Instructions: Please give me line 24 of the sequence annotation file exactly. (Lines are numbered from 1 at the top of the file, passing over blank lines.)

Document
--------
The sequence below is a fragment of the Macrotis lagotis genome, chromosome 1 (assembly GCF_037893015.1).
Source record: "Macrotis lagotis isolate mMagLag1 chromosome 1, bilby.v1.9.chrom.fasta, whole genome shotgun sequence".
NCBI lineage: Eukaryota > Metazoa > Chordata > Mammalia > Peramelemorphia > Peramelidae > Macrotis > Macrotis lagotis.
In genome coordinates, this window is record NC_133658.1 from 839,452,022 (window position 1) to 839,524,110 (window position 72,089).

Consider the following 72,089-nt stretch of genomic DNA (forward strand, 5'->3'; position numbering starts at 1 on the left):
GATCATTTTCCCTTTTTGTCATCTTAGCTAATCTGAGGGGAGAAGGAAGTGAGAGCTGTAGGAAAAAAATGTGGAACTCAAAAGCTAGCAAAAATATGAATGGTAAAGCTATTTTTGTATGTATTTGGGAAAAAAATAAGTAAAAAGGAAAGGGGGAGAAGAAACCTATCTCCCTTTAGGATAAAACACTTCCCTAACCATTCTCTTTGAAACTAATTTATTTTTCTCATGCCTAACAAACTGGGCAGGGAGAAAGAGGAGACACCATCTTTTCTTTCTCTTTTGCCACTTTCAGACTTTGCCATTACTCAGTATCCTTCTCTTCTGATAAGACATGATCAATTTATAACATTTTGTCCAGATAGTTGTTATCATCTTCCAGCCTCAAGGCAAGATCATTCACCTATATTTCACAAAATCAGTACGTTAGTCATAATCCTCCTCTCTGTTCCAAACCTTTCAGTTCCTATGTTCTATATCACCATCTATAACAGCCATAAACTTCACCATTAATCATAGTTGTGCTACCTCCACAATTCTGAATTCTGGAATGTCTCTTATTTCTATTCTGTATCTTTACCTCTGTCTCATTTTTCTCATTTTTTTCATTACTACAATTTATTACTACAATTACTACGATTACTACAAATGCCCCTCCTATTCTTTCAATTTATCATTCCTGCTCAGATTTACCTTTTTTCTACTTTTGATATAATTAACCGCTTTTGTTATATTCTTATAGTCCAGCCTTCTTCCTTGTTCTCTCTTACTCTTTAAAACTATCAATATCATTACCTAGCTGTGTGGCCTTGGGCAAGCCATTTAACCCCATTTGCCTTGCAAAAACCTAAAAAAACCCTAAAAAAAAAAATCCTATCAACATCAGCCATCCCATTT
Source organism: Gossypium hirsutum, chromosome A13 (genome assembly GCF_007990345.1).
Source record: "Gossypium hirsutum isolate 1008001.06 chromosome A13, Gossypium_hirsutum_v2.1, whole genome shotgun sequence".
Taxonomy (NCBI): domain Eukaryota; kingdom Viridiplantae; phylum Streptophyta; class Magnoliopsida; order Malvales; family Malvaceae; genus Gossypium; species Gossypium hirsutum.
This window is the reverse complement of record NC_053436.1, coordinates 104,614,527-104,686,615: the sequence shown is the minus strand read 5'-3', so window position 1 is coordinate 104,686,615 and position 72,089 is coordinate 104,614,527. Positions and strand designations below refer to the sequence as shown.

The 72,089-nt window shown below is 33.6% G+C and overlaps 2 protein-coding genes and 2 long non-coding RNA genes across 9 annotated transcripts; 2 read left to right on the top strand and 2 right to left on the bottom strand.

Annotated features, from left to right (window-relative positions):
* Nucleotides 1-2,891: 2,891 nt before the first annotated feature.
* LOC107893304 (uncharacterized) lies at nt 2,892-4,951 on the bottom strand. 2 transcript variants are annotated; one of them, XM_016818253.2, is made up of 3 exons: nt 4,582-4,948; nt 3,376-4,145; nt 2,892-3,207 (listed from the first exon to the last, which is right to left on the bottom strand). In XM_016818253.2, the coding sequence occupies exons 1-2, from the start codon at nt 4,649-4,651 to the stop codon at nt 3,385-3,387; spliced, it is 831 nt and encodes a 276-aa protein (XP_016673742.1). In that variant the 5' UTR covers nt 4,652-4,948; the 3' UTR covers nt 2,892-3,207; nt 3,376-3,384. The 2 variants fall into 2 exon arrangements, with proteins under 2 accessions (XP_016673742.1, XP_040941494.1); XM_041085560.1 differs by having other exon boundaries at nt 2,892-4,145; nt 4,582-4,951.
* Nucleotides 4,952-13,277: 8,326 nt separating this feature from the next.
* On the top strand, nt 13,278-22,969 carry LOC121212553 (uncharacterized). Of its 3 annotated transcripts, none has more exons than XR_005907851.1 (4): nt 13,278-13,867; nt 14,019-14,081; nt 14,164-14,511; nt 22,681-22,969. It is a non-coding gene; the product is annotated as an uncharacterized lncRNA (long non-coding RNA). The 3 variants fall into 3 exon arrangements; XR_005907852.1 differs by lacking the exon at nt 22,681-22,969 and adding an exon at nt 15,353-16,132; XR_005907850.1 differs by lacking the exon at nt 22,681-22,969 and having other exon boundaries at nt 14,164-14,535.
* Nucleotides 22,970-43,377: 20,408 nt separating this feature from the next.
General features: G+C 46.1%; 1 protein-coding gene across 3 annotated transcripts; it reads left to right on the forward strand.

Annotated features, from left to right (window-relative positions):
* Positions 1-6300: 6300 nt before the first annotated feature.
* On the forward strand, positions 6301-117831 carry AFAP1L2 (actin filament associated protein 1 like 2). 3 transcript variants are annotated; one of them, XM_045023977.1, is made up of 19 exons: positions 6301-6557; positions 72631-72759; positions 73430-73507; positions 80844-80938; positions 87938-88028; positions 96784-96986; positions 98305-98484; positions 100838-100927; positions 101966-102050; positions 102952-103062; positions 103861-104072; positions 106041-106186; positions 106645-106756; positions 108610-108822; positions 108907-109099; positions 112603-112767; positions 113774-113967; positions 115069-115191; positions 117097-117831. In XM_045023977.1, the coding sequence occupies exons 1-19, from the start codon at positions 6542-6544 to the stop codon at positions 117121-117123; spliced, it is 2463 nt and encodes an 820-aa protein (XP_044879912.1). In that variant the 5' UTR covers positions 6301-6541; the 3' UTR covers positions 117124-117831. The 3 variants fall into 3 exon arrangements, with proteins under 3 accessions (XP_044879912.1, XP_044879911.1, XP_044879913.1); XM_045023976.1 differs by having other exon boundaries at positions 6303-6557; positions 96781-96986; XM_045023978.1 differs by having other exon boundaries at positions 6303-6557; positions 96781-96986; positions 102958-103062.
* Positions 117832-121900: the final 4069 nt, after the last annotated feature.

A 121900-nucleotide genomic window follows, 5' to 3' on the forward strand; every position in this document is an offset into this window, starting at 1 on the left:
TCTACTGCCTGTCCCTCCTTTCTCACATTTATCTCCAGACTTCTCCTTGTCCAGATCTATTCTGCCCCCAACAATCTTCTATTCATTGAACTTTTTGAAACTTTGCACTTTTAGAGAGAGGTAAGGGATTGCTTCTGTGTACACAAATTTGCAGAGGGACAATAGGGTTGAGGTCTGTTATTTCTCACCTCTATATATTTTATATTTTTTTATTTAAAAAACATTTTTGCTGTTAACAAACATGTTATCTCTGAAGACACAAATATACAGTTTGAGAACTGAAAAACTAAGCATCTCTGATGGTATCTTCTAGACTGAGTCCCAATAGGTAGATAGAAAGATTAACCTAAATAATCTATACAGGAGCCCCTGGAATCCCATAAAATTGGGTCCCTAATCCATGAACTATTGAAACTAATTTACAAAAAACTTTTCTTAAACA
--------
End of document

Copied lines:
TCTACTGCCTGTCCCTCCTTTCTCACATTTATCTCCAGACTTCTCCTTGTCCAGATCTATTCTGCCCCCAACAATCTTCTATTCATTGAACTTTTTGAAACTTTGCACTTTTAGAGAGAGGTAAGGGATTGCTTCTGTGTACACAAATTTGCAGAGGGACAATAGGGTTGAGGTCTGTTATTTCTCACCTCTATATATTTTATATTTTTTTATTTAAAAAACATTTTTGCTGTTAACAAACATGTTATCTCTGAAGACACAAATATACAGTTTGAGAACTGAAAAACTAAGCATCTCTGATGGTATCTTCTAGACTGAGTCCCAATAGGTAGATAGAAAGATTAACCTAAATAATCTATACAGGAGCCCCTGGAATCCCATAAAATTGGGTCCCTAATCCATGAACTATTGAAACTAATTTACAAAAAACTTTTCTTAAACA